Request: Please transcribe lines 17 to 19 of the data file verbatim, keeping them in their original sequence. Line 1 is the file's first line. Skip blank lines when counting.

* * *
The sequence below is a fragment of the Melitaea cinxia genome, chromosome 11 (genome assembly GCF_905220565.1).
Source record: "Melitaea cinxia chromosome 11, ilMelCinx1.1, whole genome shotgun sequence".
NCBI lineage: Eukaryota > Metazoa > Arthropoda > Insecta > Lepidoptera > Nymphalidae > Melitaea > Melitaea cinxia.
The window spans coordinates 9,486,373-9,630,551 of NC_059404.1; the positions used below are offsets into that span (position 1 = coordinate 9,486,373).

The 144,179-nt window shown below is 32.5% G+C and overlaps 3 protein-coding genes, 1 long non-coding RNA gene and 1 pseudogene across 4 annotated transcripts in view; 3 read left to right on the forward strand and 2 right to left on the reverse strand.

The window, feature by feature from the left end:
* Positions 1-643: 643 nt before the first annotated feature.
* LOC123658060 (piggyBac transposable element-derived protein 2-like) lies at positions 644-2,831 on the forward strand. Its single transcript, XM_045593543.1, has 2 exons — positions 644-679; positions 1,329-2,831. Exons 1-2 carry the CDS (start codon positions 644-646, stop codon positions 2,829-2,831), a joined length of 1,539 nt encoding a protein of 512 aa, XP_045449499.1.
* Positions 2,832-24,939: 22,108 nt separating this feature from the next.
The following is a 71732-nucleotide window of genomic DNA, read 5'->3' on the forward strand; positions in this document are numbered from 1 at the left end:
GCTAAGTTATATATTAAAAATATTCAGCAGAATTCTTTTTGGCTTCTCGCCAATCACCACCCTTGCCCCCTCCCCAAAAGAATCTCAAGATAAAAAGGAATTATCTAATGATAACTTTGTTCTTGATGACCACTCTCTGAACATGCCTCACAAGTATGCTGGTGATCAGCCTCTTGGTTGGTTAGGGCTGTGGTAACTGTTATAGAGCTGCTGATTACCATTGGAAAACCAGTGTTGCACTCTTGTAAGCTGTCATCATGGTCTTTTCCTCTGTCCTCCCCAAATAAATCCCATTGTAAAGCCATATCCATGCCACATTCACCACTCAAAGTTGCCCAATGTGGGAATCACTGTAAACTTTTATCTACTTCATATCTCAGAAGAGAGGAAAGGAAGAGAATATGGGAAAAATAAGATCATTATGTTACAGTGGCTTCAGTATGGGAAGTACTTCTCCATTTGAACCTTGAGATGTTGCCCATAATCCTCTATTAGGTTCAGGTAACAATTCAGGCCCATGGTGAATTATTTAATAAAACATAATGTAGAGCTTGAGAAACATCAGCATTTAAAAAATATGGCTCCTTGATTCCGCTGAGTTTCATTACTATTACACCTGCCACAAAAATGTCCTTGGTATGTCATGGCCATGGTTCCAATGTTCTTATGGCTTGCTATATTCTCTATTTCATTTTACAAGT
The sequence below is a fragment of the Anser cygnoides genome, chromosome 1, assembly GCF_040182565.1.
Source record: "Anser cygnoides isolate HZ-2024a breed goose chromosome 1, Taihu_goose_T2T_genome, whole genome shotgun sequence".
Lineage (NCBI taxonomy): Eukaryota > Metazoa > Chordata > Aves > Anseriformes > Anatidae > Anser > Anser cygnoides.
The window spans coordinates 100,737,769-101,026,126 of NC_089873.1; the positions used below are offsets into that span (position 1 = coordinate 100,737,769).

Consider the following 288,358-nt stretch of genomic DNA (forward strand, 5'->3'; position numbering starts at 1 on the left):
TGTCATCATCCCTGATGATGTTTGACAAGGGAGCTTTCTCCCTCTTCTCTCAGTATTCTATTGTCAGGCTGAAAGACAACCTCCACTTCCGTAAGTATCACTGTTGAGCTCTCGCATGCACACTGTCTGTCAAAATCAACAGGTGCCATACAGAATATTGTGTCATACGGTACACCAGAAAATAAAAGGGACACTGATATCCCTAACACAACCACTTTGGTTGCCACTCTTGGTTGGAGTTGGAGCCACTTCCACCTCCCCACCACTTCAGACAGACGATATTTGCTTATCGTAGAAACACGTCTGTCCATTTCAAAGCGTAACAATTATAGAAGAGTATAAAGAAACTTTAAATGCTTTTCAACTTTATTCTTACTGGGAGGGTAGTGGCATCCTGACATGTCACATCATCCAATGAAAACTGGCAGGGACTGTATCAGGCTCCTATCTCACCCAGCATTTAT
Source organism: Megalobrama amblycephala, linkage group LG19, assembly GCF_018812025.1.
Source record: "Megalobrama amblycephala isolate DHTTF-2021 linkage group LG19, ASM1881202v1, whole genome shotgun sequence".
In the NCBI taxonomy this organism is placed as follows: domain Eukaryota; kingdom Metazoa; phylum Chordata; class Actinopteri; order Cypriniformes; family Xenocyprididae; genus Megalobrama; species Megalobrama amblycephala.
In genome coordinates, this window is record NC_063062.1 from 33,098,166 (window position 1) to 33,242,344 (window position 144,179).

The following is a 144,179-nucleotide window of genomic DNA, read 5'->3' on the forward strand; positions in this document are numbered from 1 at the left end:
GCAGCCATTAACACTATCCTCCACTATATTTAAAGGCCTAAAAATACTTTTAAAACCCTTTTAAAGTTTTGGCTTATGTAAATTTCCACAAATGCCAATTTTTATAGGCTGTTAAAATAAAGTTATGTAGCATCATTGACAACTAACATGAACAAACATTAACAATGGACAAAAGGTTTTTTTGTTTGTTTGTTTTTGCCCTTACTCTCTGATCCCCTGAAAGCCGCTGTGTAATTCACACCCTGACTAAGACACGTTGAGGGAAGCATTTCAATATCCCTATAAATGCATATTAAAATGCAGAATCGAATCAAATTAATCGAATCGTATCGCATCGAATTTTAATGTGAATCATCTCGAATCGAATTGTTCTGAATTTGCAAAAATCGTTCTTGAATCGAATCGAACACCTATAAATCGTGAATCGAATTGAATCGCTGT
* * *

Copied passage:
TGTCATCATCCCTGATGATGTTTGACAAGGGAGCTTTCTCCCTCTTCTCTCAGTATTCTATTGTCAGGCTGAAAGACAACCTCCACTTCCGTAAGTATCACTGTTGAGCTCTCGCATGCACACTGTCTGTCAAAATCAACAGGTGCCATACAGAATATTGTGTCATACGGTACACCAGAAAATAAAAGGGACACTGATATCCCTAACACAACCACTTTGGTTGCCACTCTTGGTTGGAGTTGGAGCCACTTCCACCTCCCCACCACTTCAGACAGACGATATTTGCTTATCGTAGAAACACGTCTGTCCATTTCAAAGCGTAACAATTATAGAAGAGTATAAAGAAACTTTAAATGCTTTTCAACTTTATTCTTACTGGGAGGGTAGTGGCATCCTGACATGTCACATCATCCAATGAAAACTGGCAGGGACTGTATCAGGCTCCTATCTCACCCAGCATTTAT
Source organism: Megalobrama amblycephala, linkage group LG19, assembly GCF_018812025.1.
Source record: "Megalobrama amblycephala isolate DHTTF-2021 linkage group LG19, ASM1881202v1, whole genome shotgun sequence".